3.2 Regulation of Seasonal March of Mean State on the WNPSH
 To answer the above question, we made an empirical orthogonal function (EOF) analysis of JJA mean H850 in the Asian-Australian monsoon domain (20°S–32.5°N, 30°E–180°E) (Figure 2) that is similar to Wang et al. . The principle component of the first EOF mode (PC-1) is highly correlated with the WNPSH index, with r = 0.86 (Figure 2a), and PC-2 is also significantly correlated with the WNPSH index, with r = 0.42 (Figure 2b). Based on a multivariate regression, the WNPSH index can be well reconstructed (1.442 × PC-1 + 0.847 × PC-2) with a high correlation coefficient (r = 0.96). This faithful reconstruction indicates that understanding the evolution of these two modes may help elucidate the causes for the anomalous intensification of WNPSH in late summer.
3.2.1 The Local Convection-Wind-Evaporation-SST Coupled Mode
 The leading EOF (EOF-1) mode of JJA mean H850 is characterized by a southwest-northeast oriented anomaly in the WNP, signifying an enhanced WNPSH (Figure 2c) [Wang et al., 2013]. Some of the positive cases are related to El Niño decaying summer (1983, 1993, 1998, and 2010), but some are not (1979, 1980, and 1987). We present, in Figure 3, the contrasting features between June and August with respect to PC-1. In June, the regressed H850 depicts an anomalous high extending from the WNP to the Asian continent regions (Figure 3a). In August, the maximum of regressed H850 shifts to the WNP paired with weak H850 anomaly over the Asian continent (Figure 3b). The regressed SSTA features a tilted SST cooling band to the southeast flank of the anomalous WNPSH, with its amplitude decreasing from June to August (Figure 3a versus Figure 3b). In August, a contemporaneous SST warming is observed just underlying the prominent anticyclonic anomaly in the WNP (Figure 3b), accompanied by below-normal precipitation and reduced surface wind speed (Figure 3d). This supports an assertion that the SST warming in the WNP is mainly a consequence of atmospheric forcing due to more incoming solar radiation and less upward latent heat flux. Similarly, the resultant weakened surface wind speed is evident in the northern IO (Figure 3c), which is responsible for the in situ northern IO warming (Figure 3a) via reduced upward latent heat flux [Du et al., 2009].
 Given the weak precipitation change in the northern IO, the WNP SST cooling is expected to be of central importance in triggering the WNPSH from an atmospheric point of view. We have quantified the ratio between the WNPSH index and the WNP SST cooling averaged over the domain (10°N–20°N, 145°E–180°E, red box in Figure 3), which is −30.6 for June versus −133.7 for August. It implies that the atmosphere is more sensitive to the SSTA forcing in August. How should one understand this? The cold SSTA in the WNP stimulates westward emanations of descending Rossby waves. The resultant suppressed precipitation tends to produce anomalous low-level divergence, which then feeds back to cause less convective precipitation, completing a convection-boundary divergence feedback loop. Note that the WNP mean precipitation is remarkably enhanced in August (Figure 4c), so that the atmosphere becomes more sensitive to the SST forcing as demonstrated by an AGCM model [Xiang et al., 2011]. Given the same magnitude of cold SSTA in the WNP, the ECHAM model reproduces much larger precipitation and H850 anomalies that bear close resemblance to the observed counterparts (Figures 3e and 3f), confirming the importance of background mean precipitation in regulating the atmospheric response to SSTA forcing.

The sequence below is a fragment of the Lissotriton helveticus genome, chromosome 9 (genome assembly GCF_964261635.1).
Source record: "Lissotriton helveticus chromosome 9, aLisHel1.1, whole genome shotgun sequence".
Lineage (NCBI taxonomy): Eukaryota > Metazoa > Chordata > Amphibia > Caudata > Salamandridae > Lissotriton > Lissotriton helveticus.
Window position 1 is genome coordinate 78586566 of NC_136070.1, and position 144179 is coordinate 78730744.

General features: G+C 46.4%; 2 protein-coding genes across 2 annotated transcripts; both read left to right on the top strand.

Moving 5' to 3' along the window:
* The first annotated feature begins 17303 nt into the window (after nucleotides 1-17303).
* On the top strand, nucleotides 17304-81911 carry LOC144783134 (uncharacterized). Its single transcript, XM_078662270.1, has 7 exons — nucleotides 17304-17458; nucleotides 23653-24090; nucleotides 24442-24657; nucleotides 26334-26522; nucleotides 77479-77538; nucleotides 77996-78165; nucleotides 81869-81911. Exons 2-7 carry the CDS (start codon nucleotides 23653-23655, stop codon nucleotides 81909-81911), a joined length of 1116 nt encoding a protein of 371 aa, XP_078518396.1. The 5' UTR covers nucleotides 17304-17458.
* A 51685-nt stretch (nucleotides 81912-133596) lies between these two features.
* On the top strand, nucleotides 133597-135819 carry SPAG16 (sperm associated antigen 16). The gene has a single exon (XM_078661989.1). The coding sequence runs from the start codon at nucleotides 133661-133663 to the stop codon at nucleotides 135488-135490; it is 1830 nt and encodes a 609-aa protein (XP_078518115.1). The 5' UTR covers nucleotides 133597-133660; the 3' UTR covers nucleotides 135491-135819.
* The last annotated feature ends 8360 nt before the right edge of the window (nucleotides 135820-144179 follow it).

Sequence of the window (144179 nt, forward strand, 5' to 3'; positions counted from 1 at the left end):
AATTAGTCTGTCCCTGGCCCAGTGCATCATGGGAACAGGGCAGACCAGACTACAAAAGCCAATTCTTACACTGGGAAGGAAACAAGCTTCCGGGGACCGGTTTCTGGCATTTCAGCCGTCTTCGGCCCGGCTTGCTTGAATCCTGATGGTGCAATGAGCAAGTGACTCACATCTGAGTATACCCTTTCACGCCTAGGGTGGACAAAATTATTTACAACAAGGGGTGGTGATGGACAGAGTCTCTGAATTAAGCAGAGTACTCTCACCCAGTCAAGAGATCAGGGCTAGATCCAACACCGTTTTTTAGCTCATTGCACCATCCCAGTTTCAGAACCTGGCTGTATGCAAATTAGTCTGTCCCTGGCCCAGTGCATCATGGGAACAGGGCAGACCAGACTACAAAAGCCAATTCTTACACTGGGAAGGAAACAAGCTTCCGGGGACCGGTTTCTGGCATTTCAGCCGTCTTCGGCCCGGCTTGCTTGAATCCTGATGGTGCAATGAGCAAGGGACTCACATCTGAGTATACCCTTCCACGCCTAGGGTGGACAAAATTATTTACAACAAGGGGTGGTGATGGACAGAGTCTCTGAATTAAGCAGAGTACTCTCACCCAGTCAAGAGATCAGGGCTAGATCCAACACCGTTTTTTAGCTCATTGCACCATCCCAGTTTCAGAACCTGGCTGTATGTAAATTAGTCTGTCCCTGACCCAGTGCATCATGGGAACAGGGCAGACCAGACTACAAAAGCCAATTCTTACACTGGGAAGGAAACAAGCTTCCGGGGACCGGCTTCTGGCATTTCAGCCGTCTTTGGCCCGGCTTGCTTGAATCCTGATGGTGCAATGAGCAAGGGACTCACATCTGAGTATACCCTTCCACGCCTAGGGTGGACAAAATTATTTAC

Wang et al.  emphasized that the WNPSH and its underlying dipolar SSTA in the WNP and IO are a highly coupled system for the EOF-1 mode, which can sustain itself through the local air-sea feedback, i.e., wind-evaporation-SST (WES) feedback that relies on background mean flows [Xie and Philander, 1994]. By contrast, here we suggest that the local feedback is not only relying on the background mean flows but also on the mean precipitation. The mean precipitation can influence the WES feedback via altering the anomalous convection, so we refer to this feedback as the convection-WES (CWES) feedback. The CWES feedback loop can be understood from an initial SST cooling in the WNP, which induces suppressed convection as well as an anomalous anticyclone, and then driving anomalous easterly winds to the east flank of the anticyclone and cooling the initial SST. Note that in the CWES mechanism the convection comes in play, and this is an important difference between the east Pacific WES and the warm pool CWES.
 It should also be recognized that the prerequisite for the existence of this EOF-1 mode is the presence of strong enough cold SSTA in early summer, considering the intense damping effect from more incoming solar radiation [Wu et al., 2010]. This can account for the fact that the WNPSH can sustain itself to the ensuing late summer only for some extreme El Niño events [Wang et al., 2000], for which the cold SSTA in the WNP is usually strong in late spring and early summer. Of course, we do not deny that the initial SST cooling may originate from the mid-latitudes in early summer, but the local CWES feedback holds key to a reduction in the dissipation rate of the cold SSTA to sustain the WNPSH.
3.2.2 The Forced Mode by ENSO Development